As recently as fall 2016, in-depth studies into the state of business financing for women entrepreneurs found that female business owners continue to seek and obtain funding at significantly lower rates than their male counterparts. Whether it's caused by pressure to avoid risk, cultural expectations or just plain gender bias, we know that women are asking for less money, facing stricter approvals and paying higher rates for debt financing than their male colleagues.
A few public and private organizations are leading the way forward in providing better financing options for women, both by making more funds available and by creating entrepreneur development opportunities that encourage female business leaders.
Let's take a look at the grant organizations, lenders and angel investors providing the best financing options for women.
Grant Programs for Women-Owned Businesses
Though limited in their availability, grants for women-owned businesses are often seen as the best scenario for business financing. By obtaining funding through grant programs, women entrepreneurs can fund their businesses for growth without divesting equity or subjecting themselves to the pressure of a strict loan repayment schedule.
The Amber Grant
For certain microbusiness owners, the smallest amount of funding can make the difference in achieving their business goals. That's the idea behind the Amber Grant program, named in honor of a nineteen-year-old aspiring entrepreneur who sadly passed away before her dream was realized. Through small grants of $500 to $2,500 awarded on a monthly basis, this grant program continues to help young female entrepreneurs move forward in the journey of launching their small businesses.
SBA InnovateHER Business Challenge
The U.S. Small Business Administration runs the InnovateHer Business Challenge, an annual program that offers $70,000 total in grant funding to three winners. Applicants must work with one of the program's host organizations — including several universities, accelerators and local business development organizations — to submit an innovative business plan. Successful applicants will go through local semifinal and final rounds of selection before competing for the national prize.
Eileen Fisher Women-Owned Business Grant Program
This annual women-owned business grant program awards $120,000 in grants to up to 10 grant recipients. Woman-owned businesses with less than $1 million in annual revenue may be eligible for grant funding to expand their businesses. The selection committee places particular emphasis on businesses with an environmentally or socially conscious mission, as evidenced by the application's executive summary and personal essay components.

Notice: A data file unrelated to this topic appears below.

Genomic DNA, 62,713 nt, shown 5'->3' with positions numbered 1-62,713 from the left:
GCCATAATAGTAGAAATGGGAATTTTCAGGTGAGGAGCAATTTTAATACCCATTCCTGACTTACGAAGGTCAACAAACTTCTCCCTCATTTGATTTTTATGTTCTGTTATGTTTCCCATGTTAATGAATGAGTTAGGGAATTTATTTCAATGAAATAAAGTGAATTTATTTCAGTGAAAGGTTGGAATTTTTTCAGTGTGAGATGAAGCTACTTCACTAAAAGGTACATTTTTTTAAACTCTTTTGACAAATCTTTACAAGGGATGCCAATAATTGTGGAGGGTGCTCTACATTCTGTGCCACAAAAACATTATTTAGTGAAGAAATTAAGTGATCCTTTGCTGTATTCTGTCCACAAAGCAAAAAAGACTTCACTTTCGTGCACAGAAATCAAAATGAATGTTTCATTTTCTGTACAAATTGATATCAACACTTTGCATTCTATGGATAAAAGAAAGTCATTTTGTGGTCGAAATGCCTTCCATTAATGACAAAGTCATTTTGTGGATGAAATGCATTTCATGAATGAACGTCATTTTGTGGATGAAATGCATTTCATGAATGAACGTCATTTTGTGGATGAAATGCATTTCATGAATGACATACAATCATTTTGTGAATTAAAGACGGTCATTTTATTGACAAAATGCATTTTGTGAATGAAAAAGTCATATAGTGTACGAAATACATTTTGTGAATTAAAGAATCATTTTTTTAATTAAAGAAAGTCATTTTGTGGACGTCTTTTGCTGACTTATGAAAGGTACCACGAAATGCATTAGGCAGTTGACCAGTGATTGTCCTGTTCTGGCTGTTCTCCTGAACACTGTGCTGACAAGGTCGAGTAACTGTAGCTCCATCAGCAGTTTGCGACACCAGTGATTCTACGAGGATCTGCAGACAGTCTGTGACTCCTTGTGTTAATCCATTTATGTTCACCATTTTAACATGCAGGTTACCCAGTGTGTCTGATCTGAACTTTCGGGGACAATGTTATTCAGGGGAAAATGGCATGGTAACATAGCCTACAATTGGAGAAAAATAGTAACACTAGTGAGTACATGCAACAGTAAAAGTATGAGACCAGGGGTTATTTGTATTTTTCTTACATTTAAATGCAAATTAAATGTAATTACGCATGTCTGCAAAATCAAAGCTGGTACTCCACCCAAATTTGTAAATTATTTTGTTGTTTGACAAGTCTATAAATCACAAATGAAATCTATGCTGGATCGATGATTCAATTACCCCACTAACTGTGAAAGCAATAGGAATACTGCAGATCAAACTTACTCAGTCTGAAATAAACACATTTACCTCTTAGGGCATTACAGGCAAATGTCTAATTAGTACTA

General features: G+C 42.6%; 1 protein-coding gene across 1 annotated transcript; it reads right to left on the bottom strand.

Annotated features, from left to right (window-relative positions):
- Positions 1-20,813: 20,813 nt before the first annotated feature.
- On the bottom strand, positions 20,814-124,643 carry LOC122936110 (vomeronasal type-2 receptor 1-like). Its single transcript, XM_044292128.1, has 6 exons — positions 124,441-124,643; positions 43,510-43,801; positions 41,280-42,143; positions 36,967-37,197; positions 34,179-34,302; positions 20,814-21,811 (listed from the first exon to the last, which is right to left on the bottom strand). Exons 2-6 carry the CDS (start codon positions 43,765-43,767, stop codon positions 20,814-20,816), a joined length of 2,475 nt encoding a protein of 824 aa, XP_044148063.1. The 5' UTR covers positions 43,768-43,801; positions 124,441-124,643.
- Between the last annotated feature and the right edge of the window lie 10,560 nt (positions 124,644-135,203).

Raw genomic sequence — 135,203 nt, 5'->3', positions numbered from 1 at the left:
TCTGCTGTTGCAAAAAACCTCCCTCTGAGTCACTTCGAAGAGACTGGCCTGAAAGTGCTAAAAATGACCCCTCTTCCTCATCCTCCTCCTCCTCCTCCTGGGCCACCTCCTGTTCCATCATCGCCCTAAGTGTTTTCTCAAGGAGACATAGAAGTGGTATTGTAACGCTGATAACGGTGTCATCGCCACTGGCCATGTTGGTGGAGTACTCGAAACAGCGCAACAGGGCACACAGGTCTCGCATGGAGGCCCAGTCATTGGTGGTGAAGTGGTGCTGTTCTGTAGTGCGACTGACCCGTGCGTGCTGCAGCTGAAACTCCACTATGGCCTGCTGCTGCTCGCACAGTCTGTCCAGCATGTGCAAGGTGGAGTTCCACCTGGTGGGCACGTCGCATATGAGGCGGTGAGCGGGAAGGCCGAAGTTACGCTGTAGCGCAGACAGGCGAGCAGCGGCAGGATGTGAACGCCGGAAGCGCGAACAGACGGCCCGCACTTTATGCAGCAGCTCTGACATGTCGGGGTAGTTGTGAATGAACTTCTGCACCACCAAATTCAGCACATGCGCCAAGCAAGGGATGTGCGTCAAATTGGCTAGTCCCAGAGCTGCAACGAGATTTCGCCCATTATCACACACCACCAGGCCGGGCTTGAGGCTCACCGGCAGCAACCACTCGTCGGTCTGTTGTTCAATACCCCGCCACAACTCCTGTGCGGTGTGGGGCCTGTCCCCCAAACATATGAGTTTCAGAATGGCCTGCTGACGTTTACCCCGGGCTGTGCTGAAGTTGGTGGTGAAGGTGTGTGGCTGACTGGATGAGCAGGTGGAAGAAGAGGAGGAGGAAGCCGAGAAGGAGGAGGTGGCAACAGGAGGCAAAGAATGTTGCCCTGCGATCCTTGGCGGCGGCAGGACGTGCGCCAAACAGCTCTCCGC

Angel Investors and Venture Capital Options for Women
One unfortunate factor holding back women entrepreneurs is the extreme disparity in their likelihood to seek capital funding compared to their male counterparts. This disparity was described by Facebook COO Sheryl Sandberg, who once shared the story of going to the office of a venture capital firm for a meeting, only to find that the firm's principal could not direct her to the women's restroom. He didn't know where it was because no one had ever asked; no women had ever come into his office to seek funding before.
While there may be no quick fix to this incredible gender divide in the capital investment world, these organizations are doing their best to elevate women-owned businesses through tailored financing opportunities:
Since 1999, this nonprofit organization has focused on Astia's mission of promoting angel investment opportunities for women-owned businesses and propelling high-potential women entrepreneurs through a unique approach to capital financing.
Through Astia's proprietary Expert Sift program, women business owners can be quickly screened and connected to the program's network of angel investors. And because these investors have demonstrated a particular commitment to women entrepreneurs, those who apply can obtain not only financing but also expertise tailored to their particular needs and challenges as women in business.